February 18, 2021 // Diocese

Around the Diocese: February 21, 2021

Institute for Catholic Innovation seeks big ideas 

HUNTINGTON – OSV Institute for Catholic Innovation has announced the opening of application submissions for the 2021 OSV Challenge, a multi-round entrepreneurial competition designed to incubate unique project ideas in any stage from Catholics whose faith has motivated them to make a difference. With three prizes on the line valued at $100,000 each, the institute seeks to build up Catholic innovators with the professional guidance, spiritual formation and personal development needed to accelerate initiatives that will make the biggest impact on the Church and the world.  

“We are not aiming to fund the next good idea, but to invest in people – emerging innovators and seasoned trailblazers – by forming a new generation of entrepreneurs who are not afraid to re-look at how we encounter and evangelize the truth and beauty of the Catholic Church,” said OSV Institute President Jason Shanks. “The OSV Challenge is a search for Catholic innovators with world-changing ideas.”

The OSV Challenge developed in response to the alarming statistic that the Catholic Church loses 6.5 people for every one convert, with millennials disaffiliating at an unprecedented rate. Those who leave often cite a lack of vitality, beauty and relatability in their churches. With pews being further emptied as a result of the COVID-19 pandemic, creative solutions have never been more important.  

Applications are encouraged from inventors, artists, entrepreneurs, community leaders and any layperson ready to unleash a world-changing idea. Funding areas of special interest include Hispanic experience, parents and family, Catholic education, disaffiliation, youth ministry, parish life, social justice, technology and creative arts.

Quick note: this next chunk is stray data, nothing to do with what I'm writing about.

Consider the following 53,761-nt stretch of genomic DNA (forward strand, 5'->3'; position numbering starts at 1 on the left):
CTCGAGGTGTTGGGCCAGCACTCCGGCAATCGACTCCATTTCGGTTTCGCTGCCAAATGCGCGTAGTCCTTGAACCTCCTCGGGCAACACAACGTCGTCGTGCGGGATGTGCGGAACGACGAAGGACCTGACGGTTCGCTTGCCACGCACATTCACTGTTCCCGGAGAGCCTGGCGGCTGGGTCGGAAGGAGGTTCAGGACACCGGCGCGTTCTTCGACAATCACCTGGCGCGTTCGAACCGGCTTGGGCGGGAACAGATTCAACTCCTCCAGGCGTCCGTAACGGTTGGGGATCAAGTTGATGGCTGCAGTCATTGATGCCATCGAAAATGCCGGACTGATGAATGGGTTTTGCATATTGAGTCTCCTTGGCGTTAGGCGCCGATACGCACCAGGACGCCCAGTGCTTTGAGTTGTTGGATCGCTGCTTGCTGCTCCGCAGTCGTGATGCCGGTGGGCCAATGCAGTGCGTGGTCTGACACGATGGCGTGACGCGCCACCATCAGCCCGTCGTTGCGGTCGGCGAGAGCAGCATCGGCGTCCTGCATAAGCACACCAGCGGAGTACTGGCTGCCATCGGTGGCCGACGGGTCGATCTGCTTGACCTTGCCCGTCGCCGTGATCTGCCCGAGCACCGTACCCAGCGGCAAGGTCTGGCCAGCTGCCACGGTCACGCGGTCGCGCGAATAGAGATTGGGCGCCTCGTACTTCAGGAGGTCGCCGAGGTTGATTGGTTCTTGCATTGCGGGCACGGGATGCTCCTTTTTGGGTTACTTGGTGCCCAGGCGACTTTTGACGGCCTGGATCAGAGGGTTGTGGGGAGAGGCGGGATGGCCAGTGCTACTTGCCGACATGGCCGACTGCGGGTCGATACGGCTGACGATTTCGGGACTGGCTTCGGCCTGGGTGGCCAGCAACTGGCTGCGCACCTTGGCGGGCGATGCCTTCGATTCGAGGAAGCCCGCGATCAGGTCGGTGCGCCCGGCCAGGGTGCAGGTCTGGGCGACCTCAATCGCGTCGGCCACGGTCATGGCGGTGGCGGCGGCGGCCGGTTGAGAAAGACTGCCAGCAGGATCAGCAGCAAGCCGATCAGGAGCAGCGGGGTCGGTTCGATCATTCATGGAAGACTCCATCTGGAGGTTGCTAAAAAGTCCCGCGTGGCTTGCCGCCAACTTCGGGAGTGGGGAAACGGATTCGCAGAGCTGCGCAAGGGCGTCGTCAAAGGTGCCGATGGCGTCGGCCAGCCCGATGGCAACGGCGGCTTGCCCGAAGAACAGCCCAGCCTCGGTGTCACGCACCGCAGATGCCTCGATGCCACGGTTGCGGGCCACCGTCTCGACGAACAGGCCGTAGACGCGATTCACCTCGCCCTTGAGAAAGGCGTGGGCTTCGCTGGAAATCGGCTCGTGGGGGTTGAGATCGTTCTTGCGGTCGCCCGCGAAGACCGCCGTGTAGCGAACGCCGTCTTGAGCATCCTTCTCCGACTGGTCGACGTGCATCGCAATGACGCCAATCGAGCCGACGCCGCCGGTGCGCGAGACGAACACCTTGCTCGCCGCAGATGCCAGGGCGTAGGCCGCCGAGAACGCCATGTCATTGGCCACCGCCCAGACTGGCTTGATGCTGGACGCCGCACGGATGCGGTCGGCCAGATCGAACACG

The challenge will culminate with Demo Day on Sept. 18, when finalists will have an opportunity to present their final pitches to a panel of expert judges and investors before the three winning initiatives are announced. A new incentive announced for 2021 is the ability to earn additional prizes as contestants advance through the various stages of the challenge. 

The application window closes at noon April 2. Prospective challengers can learn more about the OSV Challenge and apply at osvchallenge.com.

Provided by Sarah Shively
Almost 4,000 thank you notes were created by St. Elizabeth Ann Seton School students and delivered to Lutheran Hospital in Fort Wayne for distribution to the hospital’s employees during Catholic Schools Week. The students wanted to celebrate and show their appreciation for their friends and neighbors in health care, who are working tirelessly to care for the community during the COVID-19 pandemic.

Provided by Jeanne Hohenstein
Students in Pam Lepley’s St. John the Baptist School, Fort Wayne, first grade class pray a decade of the rosary with Bishop Kevin C. Rhoades as part of the school’s celebration of Catholic Schools Week. Several members of the Fort Wayne and Diocese of Fort Wayne-South Bend communities were asked to Zoom-record a decade of the rosary, and students prayed a decade of the prayer with each of them.

Provided by Lois Widner
St. Elizabeth Ann Seton School is proud of its fifth grade boys basketball team, which won the Catholic Youth Organization basketball championship in early February. Members of the Fort Wayne team are pictured with their coaches, Chris Johnson, Jeff Hudson and Chris Berg.

Provided by Joni Lazoff
In Avilla, St. Mary School students and staff were able to “Zoom Over To Rome” during Catholic Schools Week Jan. 31-Feb. 6. They spent some virtual time with diocesan seminarians Mark Hellinger, Samuel Anderson and Zane Langenbrunner, who are currently studying at Pontifical North American College. The students promised to keep all of the seminarians in their prayers.

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